Spinal Muscular Atrophy

By Levi Clancy for Student Reader on

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Spinal Muscular Atrophy is the most common genetic cause of infant death, occurring in 1 in 6,000-10,000 births. This is an autosomal recessive disorder caused by mutations in the SMN1 gene, encoding a protein involved in snRNP maturation. Humans have undergone an SMN gene duplication generating the SMN2 gene. Even though it encodes an identical protein, the presence of SMN2 cannot compensate for the loss of SMN1 in spinal muscular atrophy, because its splicing is abnormal and it does not produce functional protein.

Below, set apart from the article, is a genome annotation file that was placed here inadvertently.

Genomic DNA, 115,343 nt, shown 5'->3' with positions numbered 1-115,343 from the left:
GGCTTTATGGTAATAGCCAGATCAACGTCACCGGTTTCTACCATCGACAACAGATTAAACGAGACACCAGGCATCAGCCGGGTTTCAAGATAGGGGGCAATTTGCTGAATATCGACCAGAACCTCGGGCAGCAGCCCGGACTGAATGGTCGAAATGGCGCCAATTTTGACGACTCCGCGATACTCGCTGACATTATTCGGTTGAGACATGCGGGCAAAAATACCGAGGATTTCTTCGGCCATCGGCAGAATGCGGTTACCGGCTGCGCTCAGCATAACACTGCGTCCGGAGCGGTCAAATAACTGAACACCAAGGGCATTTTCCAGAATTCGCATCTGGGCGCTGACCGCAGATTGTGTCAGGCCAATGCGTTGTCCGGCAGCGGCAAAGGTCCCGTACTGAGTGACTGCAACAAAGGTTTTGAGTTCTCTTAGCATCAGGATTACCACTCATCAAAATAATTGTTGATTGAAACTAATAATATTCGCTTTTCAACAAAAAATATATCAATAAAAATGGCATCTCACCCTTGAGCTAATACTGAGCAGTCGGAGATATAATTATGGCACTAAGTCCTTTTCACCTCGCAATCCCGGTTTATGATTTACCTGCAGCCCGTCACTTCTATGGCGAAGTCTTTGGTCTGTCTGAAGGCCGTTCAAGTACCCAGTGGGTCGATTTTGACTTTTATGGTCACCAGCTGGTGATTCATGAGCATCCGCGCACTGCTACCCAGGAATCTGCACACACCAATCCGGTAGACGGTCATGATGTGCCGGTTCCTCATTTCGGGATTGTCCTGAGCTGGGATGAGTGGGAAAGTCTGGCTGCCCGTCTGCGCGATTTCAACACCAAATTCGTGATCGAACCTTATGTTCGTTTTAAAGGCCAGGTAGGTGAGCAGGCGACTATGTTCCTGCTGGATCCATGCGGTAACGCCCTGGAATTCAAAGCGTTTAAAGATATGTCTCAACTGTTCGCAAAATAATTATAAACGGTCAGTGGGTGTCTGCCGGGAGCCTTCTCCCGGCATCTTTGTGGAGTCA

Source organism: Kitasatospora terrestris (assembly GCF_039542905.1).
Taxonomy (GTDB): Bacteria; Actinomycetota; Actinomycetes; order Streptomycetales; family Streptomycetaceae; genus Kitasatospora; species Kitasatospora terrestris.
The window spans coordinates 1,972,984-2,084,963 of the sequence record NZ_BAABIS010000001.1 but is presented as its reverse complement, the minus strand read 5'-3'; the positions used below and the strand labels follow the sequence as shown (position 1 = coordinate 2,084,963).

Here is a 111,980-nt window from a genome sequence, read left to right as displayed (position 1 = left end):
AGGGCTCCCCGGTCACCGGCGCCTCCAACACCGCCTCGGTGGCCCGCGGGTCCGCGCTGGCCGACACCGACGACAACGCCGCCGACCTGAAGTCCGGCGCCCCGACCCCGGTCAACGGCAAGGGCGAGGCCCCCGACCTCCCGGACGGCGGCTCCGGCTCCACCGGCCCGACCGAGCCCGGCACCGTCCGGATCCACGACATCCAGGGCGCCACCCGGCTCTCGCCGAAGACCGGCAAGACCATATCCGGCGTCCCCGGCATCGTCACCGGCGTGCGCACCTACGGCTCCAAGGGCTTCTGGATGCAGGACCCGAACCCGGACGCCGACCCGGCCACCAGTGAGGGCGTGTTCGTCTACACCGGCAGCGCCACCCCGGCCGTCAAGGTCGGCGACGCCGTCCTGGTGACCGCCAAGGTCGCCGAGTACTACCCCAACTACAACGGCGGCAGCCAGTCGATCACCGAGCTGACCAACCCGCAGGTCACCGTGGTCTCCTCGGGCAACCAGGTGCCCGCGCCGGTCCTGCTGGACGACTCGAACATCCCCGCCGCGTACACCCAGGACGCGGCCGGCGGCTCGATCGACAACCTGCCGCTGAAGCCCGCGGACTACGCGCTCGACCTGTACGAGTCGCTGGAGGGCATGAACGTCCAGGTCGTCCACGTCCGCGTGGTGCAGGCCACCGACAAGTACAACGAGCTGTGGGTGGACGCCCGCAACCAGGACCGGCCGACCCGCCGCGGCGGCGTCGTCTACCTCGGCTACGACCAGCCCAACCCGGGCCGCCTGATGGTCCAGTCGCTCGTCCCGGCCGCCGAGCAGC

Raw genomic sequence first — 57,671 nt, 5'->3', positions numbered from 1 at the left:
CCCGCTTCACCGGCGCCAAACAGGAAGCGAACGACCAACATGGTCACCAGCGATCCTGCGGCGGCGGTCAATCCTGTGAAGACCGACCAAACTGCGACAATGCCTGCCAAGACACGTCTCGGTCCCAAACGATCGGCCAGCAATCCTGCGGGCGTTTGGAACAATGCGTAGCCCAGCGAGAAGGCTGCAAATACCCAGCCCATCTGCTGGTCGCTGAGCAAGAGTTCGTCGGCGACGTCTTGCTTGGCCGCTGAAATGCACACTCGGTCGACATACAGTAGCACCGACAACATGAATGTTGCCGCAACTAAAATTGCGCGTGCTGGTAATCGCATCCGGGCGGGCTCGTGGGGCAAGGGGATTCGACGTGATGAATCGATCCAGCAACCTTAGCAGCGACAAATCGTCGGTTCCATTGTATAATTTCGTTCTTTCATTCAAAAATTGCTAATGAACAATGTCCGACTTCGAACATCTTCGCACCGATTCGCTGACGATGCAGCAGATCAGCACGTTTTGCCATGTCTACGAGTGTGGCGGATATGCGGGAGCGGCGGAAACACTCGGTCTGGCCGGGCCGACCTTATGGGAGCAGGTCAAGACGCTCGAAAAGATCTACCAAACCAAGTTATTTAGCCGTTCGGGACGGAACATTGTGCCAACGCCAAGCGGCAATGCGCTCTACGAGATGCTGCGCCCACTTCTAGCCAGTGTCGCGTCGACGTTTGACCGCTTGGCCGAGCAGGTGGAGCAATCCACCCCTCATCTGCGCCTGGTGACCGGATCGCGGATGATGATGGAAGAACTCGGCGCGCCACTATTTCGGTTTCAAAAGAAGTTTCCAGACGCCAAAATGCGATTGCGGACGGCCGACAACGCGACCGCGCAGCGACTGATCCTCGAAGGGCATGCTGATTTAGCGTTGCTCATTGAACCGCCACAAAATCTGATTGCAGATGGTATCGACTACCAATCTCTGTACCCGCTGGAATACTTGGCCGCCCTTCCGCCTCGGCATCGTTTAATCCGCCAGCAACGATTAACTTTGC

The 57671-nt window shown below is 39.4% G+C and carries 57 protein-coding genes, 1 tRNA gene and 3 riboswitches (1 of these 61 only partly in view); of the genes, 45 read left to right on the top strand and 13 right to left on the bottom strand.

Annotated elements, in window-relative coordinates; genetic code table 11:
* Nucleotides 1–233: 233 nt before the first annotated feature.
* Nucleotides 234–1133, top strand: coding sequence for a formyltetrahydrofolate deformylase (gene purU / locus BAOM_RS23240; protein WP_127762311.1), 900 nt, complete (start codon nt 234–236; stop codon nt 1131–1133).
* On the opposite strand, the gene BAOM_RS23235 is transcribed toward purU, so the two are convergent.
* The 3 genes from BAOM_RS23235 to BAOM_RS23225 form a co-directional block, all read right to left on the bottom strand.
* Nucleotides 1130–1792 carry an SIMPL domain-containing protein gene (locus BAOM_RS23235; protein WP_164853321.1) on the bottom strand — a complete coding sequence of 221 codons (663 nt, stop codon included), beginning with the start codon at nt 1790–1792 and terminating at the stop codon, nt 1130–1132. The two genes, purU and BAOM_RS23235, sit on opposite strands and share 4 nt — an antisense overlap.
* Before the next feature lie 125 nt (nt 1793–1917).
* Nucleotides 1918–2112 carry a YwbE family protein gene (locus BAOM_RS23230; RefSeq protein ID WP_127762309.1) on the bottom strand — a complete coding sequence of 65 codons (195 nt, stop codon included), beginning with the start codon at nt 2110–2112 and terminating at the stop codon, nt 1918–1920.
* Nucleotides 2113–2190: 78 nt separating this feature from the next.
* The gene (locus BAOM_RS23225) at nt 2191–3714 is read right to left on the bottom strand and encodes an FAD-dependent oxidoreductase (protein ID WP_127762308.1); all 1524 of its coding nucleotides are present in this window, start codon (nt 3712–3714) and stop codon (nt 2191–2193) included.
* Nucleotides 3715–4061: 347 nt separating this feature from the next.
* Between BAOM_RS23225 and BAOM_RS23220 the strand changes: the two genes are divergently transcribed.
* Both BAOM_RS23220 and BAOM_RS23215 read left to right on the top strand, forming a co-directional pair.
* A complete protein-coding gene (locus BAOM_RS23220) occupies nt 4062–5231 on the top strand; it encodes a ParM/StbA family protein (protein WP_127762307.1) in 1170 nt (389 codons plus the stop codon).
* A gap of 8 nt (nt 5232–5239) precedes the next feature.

Splicing targeted therapies are being tested for Spinal Muscular Atrophy. A single C to T mutation in an exonic splicing enhancer of SMN2 exon 7 causes exon skipping and production of a truncated protein from 80% of the SMN2 mRNA. If drugs or other therapies could be found that increase exon 7 splicing of SMN2, one could potentially treat the disease even without correcting the SMN1 defect.